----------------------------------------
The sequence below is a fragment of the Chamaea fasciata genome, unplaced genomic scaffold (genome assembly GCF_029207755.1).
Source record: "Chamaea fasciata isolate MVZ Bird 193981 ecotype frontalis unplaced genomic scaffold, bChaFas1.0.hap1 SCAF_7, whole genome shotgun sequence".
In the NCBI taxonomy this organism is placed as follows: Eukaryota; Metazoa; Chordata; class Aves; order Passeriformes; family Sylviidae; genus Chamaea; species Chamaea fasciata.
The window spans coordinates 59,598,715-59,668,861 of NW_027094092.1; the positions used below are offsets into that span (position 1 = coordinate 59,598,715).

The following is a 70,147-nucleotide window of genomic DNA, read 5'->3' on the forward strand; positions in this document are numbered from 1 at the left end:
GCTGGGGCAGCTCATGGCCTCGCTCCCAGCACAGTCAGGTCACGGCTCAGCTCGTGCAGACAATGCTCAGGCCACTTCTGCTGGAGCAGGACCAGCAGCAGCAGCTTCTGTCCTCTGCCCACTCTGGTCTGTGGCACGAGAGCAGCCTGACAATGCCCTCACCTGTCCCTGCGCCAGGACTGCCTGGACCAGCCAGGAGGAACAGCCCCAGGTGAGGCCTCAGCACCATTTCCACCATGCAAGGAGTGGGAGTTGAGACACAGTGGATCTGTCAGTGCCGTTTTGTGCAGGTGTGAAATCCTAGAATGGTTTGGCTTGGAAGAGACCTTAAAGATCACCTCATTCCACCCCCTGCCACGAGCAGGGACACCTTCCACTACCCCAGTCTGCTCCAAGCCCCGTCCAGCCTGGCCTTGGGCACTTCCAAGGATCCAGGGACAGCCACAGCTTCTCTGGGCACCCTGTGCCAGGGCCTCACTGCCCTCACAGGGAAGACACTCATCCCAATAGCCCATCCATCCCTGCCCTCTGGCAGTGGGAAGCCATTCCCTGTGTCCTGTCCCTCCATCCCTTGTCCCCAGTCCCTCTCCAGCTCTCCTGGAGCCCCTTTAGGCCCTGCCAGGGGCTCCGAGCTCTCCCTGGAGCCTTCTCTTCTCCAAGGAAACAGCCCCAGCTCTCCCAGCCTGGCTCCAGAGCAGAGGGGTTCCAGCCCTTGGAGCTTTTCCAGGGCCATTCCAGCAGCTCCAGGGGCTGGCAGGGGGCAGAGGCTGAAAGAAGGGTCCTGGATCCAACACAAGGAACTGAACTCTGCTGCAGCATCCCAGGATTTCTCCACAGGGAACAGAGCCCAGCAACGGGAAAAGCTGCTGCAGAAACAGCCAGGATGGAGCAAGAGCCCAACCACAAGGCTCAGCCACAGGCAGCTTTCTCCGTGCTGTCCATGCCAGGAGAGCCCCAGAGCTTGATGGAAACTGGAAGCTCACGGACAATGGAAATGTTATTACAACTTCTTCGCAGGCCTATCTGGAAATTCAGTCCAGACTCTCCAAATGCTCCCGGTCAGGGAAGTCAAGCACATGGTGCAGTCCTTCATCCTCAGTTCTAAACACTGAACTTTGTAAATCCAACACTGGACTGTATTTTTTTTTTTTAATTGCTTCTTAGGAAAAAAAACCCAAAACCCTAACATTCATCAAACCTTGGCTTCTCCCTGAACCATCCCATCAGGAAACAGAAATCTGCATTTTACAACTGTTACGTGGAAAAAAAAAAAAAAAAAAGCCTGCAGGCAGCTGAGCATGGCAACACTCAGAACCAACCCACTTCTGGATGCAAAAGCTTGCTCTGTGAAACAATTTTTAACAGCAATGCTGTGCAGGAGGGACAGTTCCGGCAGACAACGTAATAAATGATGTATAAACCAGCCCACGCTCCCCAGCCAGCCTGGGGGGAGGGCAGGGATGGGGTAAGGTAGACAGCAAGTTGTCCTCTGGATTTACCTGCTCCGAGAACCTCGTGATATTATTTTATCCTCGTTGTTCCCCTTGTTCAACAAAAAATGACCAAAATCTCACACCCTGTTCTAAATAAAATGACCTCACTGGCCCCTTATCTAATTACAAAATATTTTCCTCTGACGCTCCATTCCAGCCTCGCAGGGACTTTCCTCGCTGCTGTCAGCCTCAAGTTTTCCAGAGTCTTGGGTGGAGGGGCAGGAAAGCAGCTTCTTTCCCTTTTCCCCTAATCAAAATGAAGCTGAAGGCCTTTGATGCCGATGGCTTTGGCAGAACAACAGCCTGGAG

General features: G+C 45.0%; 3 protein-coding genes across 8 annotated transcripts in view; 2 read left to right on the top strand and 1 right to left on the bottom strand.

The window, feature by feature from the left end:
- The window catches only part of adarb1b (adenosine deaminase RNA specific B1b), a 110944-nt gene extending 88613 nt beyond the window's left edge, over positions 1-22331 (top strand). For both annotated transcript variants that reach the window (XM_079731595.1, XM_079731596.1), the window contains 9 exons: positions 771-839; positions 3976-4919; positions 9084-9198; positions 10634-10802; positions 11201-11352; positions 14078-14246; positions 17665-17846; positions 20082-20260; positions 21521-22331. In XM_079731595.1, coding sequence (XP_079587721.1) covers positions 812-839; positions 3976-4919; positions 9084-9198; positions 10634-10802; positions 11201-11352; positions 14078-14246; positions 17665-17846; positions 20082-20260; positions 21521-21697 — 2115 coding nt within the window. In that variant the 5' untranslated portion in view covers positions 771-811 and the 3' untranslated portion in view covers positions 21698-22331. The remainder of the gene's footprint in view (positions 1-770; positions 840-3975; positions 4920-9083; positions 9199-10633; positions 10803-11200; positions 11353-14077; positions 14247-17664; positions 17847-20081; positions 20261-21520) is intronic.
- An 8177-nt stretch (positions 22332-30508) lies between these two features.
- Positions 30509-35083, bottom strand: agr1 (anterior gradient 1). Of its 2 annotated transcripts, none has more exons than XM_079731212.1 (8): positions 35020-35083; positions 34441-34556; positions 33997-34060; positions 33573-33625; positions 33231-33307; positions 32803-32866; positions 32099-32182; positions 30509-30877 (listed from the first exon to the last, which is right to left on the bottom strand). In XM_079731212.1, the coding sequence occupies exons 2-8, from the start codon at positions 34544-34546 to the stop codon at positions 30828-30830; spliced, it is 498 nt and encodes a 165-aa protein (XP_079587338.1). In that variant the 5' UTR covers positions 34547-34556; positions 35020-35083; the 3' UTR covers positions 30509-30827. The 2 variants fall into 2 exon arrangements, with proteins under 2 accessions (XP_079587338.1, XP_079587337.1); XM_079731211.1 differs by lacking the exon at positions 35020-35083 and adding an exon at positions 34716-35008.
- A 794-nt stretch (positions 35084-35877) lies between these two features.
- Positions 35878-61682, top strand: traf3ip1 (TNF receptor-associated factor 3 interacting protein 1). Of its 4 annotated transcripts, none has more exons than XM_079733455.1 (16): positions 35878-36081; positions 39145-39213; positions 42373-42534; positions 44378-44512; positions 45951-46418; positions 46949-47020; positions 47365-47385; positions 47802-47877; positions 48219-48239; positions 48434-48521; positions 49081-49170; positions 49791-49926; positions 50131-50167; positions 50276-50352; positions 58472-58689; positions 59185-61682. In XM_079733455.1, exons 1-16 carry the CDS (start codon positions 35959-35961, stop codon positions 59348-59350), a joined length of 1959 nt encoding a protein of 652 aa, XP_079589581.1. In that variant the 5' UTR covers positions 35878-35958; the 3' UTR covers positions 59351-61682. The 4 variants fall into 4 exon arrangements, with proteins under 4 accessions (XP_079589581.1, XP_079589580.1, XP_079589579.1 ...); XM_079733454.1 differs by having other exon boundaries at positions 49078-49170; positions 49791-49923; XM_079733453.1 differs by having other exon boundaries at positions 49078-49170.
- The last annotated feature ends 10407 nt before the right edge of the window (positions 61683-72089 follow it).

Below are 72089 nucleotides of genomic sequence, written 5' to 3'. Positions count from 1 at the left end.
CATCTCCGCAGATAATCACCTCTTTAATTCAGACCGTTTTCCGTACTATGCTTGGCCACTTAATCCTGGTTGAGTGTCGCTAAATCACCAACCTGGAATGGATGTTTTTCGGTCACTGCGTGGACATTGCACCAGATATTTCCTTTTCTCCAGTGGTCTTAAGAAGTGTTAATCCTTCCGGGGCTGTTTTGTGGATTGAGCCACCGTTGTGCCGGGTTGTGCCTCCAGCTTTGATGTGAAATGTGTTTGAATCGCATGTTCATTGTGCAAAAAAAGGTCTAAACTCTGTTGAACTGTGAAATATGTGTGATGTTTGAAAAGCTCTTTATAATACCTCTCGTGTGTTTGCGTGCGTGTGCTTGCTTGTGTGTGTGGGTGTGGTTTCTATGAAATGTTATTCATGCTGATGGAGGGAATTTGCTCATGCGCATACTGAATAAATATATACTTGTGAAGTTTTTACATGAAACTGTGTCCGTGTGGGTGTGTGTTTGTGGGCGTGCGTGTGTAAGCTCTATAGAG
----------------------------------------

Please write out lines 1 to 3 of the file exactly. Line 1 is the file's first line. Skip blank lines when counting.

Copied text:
The sequence below is a fragment of the Chamaea fasciata genome, unplaced genomic scaffold (genome assembly GCF_029207755.1).
Source record: "Chamaea fasciata isolate MVZ Bird 193981 ecotype frontalis unplaced genomic scaffold, bChaFas1.0.hap1 SCAF_7, whole genome shotgun sequence".
In the NCBI taxonomy this organism is placed as follows: Eukaryota; Metazoa; Chordata; class Aves; order Passeriformes; family Sylviidae; genus Chamaea; species Chamaea fasciata.